Excerpt from The Medical Bulletin, 1885, Vol. 7: A Monthly Journal of Medicine and Surgery
The surgeon then, very properly, made an opening into the bladder, forming an artificial vesico-vaginal fistula. This partly closed up and she sent for me. The story told me was such a pitiable one, that, although I am not much in the habit of visiting, I went to her house in an alley and found her in a wretched condition.
Her face, as well as her story, plainly showed how much she had suffered. I brought her to the hospital and enlarged the opening into the bladder. I afterwards swabbed out the bladder with a solution of nitrate of silver, of the strength of one drachm to the ounce of dis tilled water. My assistant carried out this treatment, applying the nitrate of silver several times. The strength of the solution was gradu ally reduced, and she left the hospital much improved. She finally got so well that I closed up the opening into the bladder. The trouble now is that the dilatation of the urethra has been so great, that she has no control over the urine, which ﬂows away as rapidly as it enters 'the bladder, and produces an excoriation, which is very distressing. I told her frankly that I was not sure that I could cure her, but that I thought that I could help her. The dilatation has involved the whole canal, and all the muscular fibres have been overstretched. The dilatation has been so great that although I narrow the urethra, I am afraid that I shall not gain much retentive power.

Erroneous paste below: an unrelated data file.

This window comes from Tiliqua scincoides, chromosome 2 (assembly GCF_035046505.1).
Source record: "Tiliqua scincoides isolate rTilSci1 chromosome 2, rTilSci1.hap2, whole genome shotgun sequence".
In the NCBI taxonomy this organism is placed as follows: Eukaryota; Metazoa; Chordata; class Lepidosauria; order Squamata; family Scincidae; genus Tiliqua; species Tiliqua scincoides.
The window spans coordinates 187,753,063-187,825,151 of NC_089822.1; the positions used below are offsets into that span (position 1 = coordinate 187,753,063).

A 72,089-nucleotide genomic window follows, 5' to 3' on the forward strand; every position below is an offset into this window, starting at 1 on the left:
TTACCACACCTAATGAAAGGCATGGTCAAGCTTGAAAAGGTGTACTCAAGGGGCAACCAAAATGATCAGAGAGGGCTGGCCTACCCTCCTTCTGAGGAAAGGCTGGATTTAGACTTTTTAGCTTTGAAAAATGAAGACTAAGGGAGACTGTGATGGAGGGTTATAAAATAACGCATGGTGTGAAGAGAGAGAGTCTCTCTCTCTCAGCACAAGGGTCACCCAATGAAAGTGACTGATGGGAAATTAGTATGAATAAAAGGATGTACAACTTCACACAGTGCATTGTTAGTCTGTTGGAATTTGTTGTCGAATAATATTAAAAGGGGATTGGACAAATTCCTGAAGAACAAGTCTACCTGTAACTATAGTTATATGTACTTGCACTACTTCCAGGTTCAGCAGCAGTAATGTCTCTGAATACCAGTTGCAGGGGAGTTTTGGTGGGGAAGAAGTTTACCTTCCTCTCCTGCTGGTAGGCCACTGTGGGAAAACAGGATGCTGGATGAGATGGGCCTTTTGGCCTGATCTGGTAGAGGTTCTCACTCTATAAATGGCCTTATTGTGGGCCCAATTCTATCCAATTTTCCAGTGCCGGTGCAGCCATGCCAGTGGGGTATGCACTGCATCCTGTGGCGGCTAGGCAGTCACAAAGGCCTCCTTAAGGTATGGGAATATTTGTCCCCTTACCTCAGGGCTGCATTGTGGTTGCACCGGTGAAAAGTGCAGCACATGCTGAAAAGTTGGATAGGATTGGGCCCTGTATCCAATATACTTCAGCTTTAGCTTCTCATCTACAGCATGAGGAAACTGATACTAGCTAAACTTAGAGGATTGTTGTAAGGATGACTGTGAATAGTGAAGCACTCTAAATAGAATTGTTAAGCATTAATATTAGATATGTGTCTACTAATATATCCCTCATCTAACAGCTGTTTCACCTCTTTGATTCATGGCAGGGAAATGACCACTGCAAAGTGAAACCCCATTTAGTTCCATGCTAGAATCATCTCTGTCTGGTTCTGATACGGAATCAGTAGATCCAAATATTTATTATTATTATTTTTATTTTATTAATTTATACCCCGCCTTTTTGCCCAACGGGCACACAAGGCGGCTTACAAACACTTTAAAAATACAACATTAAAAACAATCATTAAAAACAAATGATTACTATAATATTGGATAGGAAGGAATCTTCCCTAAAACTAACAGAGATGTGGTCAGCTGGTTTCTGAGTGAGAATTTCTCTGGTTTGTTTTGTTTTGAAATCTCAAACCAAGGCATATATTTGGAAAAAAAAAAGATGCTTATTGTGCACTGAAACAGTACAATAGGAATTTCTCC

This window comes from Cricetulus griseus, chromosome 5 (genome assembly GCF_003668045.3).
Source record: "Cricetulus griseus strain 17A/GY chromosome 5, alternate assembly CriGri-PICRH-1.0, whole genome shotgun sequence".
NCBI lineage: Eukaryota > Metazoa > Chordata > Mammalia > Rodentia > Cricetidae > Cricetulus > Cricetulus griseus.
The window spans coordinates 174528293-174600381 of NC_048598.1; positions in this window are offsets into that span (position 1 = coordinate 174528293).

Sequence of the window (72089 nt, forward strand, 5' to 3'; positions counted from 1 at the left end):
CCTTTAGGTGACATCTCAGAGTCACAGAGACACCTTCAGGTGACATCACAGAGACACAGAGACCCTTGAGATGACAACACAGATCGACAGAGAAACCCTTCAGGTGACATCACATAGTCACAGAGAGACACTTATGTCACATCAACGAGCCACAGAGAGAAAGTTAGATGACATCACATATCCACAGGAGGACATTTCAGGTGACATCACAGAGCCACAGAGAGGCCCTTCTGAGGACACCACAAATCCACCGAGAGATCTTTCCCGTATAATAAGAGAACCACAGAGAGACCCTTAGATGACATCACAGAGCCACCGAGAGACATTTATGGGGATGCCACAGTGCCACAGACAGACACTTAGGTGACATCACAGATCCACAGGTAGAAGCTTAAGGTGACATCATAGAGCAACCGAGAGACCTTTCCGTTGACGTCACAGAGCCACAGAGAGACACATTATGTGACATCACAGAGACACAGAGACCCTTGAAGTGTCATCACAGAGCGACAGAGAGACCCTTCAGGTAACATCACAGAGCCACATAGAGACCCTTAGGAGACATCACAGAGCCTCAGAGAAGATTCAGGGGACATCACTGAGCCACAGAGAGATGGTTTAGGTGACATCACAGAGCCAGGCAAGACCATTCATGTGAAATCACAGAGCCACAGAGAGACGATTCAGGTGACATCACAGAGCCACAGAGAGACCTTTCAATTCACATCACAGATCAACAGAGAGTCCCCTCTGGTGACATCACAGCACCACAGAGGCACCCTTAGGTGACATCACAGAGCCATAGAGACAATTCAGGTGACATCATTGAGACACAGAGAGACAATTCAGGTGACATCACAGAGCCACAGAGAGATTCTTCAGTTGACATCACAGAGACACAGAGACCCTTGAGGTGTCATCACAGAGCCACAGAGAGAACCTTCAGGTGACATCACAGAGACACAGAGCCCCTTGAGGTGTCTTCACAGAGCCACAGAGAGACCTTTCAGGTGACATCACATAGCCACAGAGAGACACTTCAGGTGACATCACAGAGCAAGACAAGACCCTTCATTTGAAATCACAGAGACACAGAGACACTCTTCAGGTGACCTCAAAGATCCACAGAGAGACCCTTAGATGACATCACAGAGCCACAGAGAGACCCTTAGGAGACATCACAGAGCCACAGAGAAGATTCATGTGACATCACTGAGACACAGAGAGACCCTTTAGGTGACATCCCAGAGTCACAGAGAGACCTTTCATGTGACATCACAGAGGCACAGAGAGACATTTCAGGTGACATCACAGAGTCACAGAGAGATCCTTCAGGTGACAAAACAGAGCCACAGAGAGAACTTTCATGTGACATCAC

This urethra is very badly tom, the lacera tion being posterior; more commonly it is anterior.
When you have a case of nervous bladder, you do not at once go to work and perform the operation. The first thing to do is to treat the case for nervousness. The best treatment is the Rest-treatment, of which I have spoken so often. Put the patient to bed, have her manipulated, use electricity, give a milk diet, and, after a time, she will get a real appetite, and then she can be fed up. Women eat enormously under these circumstances. She grows fat and the cystitis disappears, for it was the evidence of lack of nutrition. As a German physiologist has said, Pain is the cry of a starving nerve for food. By feeding the patient, you will find that this irritable and nervous bladder will become tractable, and, in the great majority of cases, a cure can be effected without an operation. There are some of these cases which cannot be cured, and the same is true of cystitis.
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